Immigration: pastures not so green.

Author:Commey, Pusch
Position:South Africa
 
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With first world infrastructure, natural beauty, well-functioning systems and institutions, a good economy and democratic governance, there are various reasons why immigrants choose to come to or even settle in South Africa. The streets of Johannesburg, for example, have become a veritable Tower of Babel boasting all forms of language. But as Pusch Commey reports, the melting pot that South Africa is purported to be, is actually not so great when it comes to the thorny issue of hostility towards African immigrants.

It had been in the pipeline for some time. And when it became the law of the land, it sparked consternation. But since the end of apartheid, South Africa has become an attractive destination for immigrants from all over the world, but more so from neighbouring southern African countries. A new amendment to the Immigration Act of 1994 had to be enacted to meet changing circumstances.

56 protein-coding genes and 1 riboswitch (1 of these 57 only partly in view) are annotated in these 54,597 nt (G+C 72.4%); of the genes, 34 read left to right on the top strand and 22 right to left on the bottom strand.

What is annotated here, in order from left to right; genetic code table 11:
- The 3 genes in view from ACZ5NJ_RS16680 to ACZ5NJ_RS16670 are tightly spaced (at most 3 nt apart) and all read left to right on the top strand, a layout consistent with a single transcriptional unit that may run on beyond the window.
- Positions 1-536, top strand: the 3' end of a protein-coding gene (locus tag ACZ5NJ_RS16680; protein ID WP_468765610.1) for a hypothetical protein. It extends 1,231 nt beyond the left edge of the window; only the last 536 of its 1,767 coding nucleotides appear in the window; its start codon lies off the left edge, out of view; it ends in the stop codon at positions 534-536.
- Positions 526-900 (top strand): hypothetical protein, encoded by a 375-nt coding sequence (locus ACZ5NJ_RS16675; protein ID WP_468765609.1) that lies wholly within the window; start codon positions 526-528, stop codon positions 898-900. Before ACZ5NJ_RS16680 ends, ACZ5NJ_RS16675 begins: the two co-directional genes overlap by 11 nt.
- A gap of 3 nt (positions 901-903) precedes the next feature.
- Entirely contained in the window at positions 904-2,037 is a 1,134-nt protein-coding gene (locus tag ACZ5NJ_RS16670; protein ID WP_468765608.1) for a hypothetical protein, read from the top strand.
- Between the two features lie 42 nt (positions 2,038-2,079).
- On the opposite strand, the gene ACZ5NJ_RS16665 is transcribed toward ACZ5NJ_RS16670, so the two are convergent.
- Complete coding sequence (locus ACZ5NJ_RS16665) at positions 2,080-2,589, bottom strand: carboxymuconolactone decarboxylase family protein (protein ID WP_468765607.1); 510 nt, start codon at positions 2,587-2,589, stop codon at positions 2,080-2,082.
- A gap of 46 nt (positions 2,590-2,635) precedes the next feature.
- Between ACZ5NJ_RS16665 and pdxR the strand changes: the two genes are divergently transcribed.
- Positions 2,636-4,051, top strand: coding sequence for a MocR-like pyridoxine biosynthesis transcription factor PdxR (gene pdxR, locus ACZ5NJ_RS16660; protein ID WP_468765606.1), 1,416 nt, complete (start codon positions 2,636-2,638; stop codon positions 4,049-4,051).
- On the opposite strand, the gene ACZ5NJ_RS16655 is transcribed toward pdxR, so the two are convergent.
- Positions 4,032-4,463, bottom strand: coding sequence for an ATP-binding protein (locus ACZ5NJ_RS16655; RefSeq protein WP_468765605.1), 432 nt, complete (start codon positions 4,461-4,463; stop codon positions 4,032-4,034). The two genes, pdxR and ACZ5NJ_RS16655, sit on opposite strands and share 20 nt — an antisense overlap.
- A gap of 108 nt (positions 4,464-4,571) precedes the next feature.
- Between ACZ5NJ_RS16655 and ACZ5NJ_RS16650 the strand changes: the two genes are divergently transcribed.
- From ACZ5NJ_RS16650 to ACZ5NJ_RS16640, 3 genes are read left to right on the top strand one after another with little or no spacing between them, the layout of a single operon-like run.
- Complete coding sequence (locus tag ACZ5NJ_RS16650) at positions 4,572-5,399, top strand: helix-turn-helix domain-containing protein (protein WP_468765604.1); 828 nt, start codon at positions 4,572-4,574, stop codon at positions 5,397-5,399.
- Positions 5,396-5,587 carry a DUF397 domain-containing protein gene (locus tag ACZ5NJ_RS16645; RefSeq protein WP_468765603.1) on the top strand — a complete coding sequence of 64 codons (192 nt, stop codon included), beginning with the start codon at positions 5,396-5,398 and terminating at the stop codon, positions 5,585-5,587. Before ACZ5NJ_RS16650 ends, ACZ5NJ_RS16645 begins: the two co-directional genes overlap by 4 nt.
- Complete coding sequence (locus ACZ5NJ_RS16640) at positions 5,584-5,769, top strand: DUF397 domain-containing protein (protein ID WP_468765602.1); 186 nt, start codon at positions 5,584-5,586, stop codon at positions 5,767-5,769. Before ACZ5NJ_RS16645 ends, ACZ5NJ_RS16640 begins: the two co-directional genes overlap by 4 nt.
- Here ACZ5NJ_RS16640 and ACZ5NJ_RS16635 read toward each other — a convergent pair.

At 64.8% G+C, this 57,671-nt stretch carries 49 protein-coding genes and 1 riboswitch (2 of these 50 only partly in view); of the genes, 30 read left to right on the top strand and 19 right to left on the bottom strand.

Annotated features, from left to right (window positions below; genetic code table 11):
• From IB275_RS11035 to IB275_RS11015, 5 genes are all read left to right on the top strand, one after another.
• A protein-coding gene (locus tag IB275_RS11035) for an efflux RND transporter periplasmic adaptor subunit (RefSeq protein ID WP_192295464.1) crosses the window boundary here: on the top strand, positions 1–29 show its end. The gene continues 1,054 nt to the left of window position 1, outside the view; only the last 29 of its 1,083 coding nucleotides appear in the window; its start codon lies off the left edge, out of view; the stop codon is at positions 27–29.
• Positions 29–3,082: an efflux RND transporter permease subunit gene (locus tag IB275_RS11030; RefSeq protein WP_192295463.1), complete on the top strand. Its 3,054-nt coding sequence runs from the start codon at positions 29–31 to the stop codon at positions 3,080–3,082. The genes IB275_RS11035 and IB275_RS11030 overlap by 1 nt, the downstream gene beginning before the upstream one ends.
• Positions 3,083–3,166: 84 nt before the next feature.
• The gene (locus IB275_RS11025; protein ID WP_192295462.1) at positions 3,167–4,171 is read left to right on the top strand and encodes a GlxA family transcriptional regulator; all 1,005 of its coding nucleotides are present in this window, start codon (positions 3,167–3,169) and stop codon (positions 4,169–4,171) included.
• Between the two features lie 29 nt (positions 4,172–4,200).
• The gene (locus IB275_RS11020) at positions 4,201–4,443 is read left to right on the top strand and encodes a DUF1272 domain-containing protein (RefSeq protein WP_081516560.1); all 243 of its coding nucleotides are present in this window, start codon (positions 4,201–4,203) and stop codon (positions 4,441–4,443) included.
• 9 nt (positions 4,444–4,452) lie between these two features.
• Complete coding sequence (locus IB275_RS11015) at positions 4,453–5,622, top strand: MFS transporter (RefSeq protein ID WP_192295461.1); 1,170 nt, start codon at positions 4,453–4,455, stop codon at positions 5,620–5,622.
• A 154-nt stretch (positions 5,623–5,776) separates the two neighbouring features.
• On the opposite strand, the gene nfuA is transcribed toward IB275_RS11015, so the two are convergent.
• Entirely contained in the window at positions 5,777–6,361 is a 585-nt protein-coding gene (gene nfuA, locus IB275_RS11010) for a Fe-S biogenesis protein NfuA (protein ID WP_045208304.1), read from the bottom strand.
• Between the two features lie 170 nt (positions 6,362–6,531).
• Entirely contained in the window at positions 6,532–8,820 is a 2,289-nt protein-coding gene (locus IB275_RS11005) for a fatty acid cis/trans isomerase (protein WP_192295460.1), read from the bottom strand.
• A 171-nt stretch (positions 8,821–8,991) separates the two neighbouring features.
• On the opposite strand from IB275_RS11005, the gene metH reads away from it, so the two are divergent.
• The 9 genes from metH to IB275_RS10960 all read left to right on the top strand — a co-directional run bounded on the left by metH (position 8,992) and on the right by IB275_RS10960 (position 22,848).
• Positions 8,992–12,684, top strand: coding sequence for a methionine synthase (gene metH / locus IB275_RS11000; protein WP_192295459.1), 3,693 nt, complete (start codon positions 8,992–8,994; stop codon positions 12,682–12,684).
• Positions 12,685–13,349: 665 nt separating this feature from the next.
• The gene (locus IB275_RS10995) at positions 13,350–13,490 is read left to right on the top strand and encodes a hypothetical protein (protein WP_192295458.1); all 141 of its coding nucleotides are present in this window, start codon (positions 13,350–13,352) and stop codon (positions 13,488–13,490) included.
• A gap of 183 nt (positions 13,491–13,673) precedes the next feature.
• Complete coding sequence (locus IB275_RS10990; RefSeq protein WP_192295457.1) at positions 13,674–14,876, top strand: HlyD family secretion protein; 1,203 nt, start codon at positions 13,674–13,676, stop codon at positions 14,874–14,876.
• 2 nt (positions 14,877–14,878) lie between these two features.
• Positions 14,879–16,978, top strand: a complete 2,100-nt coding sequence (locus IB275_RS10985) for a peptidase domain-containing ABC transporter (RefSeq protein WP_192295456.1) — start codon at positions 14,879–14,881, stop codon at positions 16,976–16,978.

Europeans and Americans have found cities like the picturesque Cape Town ideal for retirement and leisure. Then there have been Asians coming mostly from China, Pakistan, Bangladesh, India, and Thailand, many of whom have found a niche in business, mostly in the retail, restaurant and entertainment sectors.

However, the largest group of immigrants to South Africa comes from within Africa, either as economic migrants, professionals, refugees or students. Well represented are Zimbabweans, Somalians, Ethiopians, Congolese, Mozambicans, Malawians and Nigerians.

But it is in the melting pot of the City of Gold, as the migrants' preferred city--Johannesburg--is nicknamed, that one finds significant numbers of people from every country in Africa, Anglophone, Francophone or Lusophone, apart from those from other parts of the world too. It is not surprising to meet

Egyptians, Ivorians, Liberians and Senegalese living on the same street. There have even been cases of inter-marriages between different migrant nationalities.

Sadly however, amid this melee, the widely reported episodes of xenophobic violence against foreigners has given South Africa the bad name of being an anti-immigrant nation. But the reasons behind xenophobia run deep. In 2007, random attacks on foreigners led to the death of more than 40 people some of whom turned out to be Southern African foreigners who were accused of taking jobs, housing and even women from the locals. The high unemployment rate in South Africa has always fuelled this perception although most foreigners are self-employed.

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